In Grace Instrument Industries, LLC v. Chandler Instruments Company, LLC, [2021-2370] (January 12, 2023), the Federal Circuit vacated the district court’s finding that the claims of U.S. Patent No. 7,412,877 were indefinite.
The ‘877 patent relates to a viscometer for measuring the viscosity of drilling fluid. The discometer uses a “enlarged” chamber located between a lower chamber, housing the sample fluid, and a pressurization fluid inlet, located in the top section of the viscometer’s
pressure vessel. This enlarged chamber is large enough such that the level of the sample fluid, which before pressurization initially fills both the lower chamber and the enlarged chamber, never falls below the transition point between the lower chamber and enlarged chamber when the application of the pressurization fluid compresses the sample fluid.
1. A pressurized device comprising:
(a) a pressure vessel within which is vertically disposed at least one top section filled
with a pressurization fluid of a first density and at least one lower section filled with a test sample of a second density,
(b) an enlarged chamber with reduced openings positioned between the at least one top section and the at least one bottom section for communicating pressure with said top section and said lower section within said pressure vessel,
(c) whereby said pressurization fluid would not mix with said test sample because of the nature of their density difference.
The district court determined that the term “enlarged chamber” as used in the claims was indefinite, making the asserted claims of the ‘877 patent invalid. The district court explained that “enlarged” is a “term of degree” that “necessarily calls for some comparison against
some baseline.” Finding that the ’877 patent “does not provide the requisite objective boundaries” for a skilled artisan, the district court held that “enlarged chamber” is indefinite.
The Federal Circuit said that a patent is invalid for indefiniteness if its claims, read in light of the specification delineating the patent, and the prosecution history, fail to inform, with reasonable certainty, those skilled in the art about the scope of the invention.” The ultimate conclusion that a claim is indefinite under 35 U.S.C. § 112, ¶ 2 is a legal conclusion, which we review de novo.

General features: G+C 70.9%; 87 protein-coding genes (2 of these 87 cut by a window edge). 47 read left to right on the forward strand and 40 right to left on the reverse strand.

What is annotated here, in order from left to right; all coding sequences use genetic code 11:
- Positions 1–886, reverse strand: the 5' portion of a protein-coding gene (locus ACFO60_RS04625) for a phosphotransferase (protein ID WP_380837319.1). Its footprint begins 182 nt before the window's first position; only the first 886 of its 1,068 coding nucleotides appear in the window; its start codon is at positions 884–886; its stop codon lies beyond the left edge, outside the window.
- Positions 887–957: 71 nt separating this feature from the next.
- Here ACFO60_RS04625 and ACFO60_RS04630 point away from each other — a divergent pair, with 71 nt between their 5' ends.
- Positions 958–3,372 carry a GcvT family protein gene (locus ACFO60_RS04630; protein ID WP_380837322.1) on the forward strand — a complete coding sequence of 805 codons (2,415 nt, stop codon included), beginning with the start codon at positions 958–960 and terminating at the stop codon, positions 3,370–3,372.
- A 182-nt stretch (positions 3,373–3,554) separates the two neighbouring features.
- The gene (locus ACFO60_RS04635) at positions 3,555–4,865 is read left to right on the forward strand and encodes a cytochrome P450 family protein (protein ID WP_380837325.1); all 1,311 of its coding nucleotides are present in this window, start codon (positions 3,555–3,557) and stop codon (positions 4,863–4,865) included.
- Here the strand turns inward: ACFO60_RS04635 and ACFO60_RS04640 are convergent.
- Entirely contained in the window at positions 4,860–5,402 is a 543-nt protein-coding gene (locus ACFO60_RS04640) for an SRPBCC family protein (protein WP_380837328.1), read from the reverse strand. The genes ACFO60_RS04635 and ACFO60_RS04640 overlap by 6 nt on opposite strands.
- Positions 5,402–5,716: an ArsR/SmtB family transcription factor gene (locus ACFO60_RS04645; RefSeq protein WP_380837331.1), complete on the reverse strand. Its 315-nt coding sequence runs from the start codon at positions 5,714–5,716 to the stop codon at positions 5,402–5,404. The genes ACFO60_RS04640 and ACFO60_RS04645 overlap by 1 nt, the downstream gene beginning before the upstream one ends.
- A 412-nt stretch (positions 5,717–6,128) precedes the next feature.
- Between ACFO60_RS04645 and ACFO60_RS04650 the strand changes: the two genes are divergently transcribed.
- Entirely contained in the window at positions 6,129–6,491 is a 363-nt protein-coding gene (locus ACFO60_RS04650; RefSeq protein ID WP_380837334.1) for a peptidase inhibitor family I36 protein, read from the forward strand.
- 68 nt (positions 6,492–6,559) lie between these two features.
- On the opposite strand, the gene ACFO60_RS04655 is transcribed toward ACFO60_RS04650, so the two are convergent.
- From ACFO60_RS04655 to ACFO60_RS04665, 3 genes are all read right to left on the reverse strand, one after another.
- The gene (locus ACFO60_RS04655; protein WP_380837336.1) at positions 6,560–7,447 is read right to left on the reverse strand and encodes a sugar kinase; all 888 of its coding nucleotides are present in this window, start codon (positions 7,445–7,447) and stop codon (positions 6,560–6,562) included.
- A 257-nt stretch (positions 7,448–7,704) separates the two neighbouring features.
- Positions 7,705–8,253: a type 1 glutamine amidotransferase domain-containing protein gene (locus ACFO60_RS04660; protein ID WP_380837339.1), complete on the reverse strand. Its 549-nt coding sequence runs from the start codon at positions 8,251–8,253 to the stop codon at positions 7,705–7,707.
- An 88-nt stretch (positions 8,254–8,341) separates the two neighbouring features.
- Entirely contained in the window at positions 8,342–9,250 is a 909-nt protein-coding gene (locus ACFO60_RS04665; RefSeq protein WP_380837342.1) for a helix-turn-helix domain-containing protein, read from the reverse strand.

Grace argued before the district court that the term “enlarged chamber” should be construed as “the area between reduced openings that is large enough to hold excess test sample (i.e., the type of fluid normally used in these machines) to prevent mixing of pressurization fluid and test sample below the bottom fin during elevated pressurization.” The district court declined to adopt that construction, concluding that the ’877 patent fails to disclose objective
boundaries for a skilled artisan to know what the claimed “enlarged chamber” must be larger than. The Federal Circuit said that this was error.
The Federal Circuit said that the intrinsic record informs a skilled artisan that the ’877 patent and its claims are directed to a viscometer with an “enlarged chamber” that is large enough to prevent pressurization fluid from entering the lower section of the pressure vessel—where the viscosity of the test sample is being measured—during elevated pressurization. In other words, the enlarged chamber has to be able to contain enough sample fluid at the pre-pressurization stage such that, during pressurization, the sample fluid level does not fall below the bottom of the enlarged chamber and into the viscometer’s lower, testing section. Although “enlarged chamber” is not a term of art, the intrinsic record sufficiently guides a skilled artisan to the meaning of that term as used in the ’877 patent. Where the specification instructs as to the meaning of a claim term, “the inventor’s lexicography governs.”
The Federal Circuit concluded that the term “enlarged chamber” in the ’877 patent meant “a chamber that is large enough to contain excess test sample prior to pressurization to prevent mixing of the test sample and pressurization fluid in the lower measurement zone when the test sample is pressurized to maximum rated pressure.” The Court thus vacated the district court’s determination that “enlarged chamber” is indefinite, vacatef the district court’s invalidity determinations based thereon, and remanded for further proceedings
consistent with this opinion.